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Deliver Who?

24th February 2021

For years there was often a silo approach between physical and online retail volumes. And sometimes it was worse than a silo when the channels saw each other as competitors, despite offering the same customers the same products.

Thankfully, the value of online is recognised by businesses and integration has been achieved as board structures have evolved to combine responsibilities for customer channels.

2020 brought rapid acceleration of online volumes as many stores were closed and trips to even essential retailers were reduced. It meant many retailers who previously fulfilled online sales from a central warehouse found themselves overwhelmed with demand and other retailers needed to ramp up their online offer quickly. As a result, stores have become local delivery hubs. While this was already a well adopted model for restaurants with takeaway options, retailers have generally been slower to adopt local delivery model.

Fast fashion stores in London spotted the opportunity to get a new outfit for that evening in their customers’ hands and offered two-hour delivery within the capital. And more upmarket fashion brands work with London based Harper Concierge; whose model allows customers to select the things they want to try on, have them delivered to try on in an agreed one-hour time slot and then pay for the things they keep. They can even get styling advice for their fashion expert delivery driver.

Outside of London, DIY retailers have led the way as they recognised the importance of a customer being able to reserve and collect the vital items to complete their half-finished DIY project.

Other retailers who either didn’t already have their own delivery network set up or who were struggling to cope with increased volumes turned to the established delivery businesses already looking after food takeaway customers. A whole new fulfilment industry has been established with Deliveroo, Snappy Shopper, Wedeliverlocal, Doordash and more all offering retailers well established, local delivery options that bring their brands to millions of customers.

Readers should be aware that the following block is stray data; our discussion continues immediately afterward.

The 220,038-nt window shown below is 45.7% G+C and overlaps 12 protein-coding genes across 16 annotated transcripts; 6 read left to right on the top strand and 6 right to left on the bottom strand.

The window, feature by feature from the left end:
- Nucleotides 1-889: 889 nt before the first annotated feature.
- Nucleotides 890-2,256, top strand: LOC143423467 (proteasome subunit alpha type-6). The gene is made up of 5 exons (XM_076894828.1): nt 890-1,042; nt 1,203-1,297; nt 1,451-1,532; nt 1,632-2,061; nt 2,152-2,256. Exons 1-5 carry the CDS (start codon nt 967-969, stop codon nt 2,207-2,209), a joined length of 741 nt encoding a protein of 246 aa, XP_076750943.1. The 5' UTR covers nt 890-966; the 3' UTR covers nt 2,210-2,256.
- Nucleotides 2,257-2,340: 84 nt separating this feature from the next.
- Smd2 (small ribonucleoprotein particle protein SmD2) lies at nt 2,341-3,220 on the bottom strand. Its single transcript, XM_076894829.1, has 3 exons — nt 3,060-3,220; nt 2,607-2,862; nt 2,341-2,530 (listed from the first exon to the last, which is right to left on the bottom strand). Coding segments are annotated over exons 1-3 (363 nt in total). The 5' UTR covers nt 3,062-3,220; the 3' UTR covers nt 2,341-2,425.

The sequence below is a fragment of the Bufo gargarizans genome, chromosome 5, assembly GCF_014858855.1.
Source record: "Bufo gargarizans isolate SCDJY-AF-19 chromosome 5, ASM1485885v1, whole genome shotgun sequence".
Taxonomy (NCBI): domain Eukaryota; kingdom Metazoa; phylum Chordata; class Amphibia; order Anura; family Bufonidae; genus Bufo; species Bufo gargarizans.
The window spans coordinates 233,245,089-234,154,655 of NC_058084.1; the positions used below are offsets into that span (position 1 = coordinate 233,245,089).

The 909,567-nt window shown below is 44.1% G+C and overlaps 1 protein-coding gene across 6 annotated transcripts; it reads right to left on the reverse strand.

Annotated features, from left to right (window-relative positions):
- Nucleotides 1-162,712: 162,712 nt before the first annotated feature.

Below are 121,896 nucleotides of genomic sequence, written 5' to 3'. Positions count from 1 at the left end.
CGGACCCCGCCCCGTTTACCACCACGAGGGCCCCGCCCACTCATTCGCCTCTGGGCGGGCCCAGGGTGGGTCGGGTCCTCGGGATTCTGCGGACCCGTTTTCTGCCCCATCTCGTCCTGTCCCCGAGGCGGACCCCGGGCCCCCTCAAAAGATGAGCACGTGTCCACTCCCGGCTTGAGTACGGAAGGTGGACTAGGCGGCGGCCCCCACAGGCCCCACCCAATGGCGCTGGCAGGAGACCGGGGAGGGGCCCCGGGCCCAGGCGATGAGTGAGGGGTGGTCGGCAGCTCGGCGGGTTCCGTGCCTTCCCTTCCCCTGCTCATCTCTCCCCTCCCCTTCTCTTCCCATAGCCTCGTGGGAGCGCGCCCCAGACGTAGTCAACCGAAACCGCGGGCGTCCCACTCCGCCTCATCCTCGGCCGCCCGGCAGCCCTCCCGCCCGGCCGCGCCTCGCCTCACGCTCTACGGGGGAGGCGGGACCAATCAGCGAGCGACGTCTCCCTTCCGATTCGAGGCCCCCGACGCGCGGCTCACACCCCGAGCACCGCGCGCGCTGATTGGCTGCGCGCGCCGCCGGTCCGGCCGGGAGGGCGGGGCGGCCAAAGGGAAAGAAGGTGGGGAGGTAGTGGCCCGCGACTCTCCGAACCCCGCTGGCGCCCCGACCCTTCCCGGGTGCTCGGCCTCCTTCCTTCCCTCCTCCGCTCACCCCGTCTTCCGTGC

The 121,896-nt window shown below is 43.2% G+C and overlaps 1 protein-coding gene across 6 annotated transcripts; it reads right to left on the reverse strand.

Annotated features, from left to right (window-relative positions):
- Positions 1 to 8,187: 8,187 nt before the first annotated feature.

These local networks are big business. In 2017, the retail giant Target in the United States bought local delivery network Shipt! for $550 million. Impressive for a business that started in Birmingham Alabama with just 1,000 customers. London based delivery business Deliveroo started in 2013 and covers many markets across Europe and as far away as UAE, Singapore, and Australia. In January 2021 Deliveroo has raised an extra £132 from its shareholders that include Amazon, to value the company at “over $7 Billion”.

Read more about the business of Deliveroo here

https://www.theguardian.com/business/2021/jan/17/deliveroo-secures-180m-in-funding-amazon-takeaway-as-it-prepares-for-ipo

What does this mean for stores? Offering local delivery in a tight time window adds extra complexity into the retail operation.

We’ve been working with retailers who offer store picked delivery options and Click and Collect to help them accurately measure the extra workload involved and optimise how they do things. Like most new processes, the store and support office teams are learning quickly, finding new ways to do things, and trying to get slicker at what they do.

We’ve found big variances in time taken between stores and different retailers, and with volumes of store picked orders only set to grow its an important part of the operation to get as efficient as possible. We’ve even seen the challenges of how to accommodate waiting riders and their expensive bikes, when leaving their means of getting around outside the store is not an option.

We’ve established a benchmark database for local fulfilment covering store picking, packing and the admin around it. We were able to tell one retailer that a benchmark business picked their orders on average over 2 minutes quicker than they did – and what was taking the extra time. For others, helping them get their packing stations better laid out so all materials are to hand has increased their parcel capacity as business grows.

If you’ve recently added store fulfilment to your customer offer, or want to get slicker to accommodate growing order numbers, book some time to chat about your challenges with me.

Simon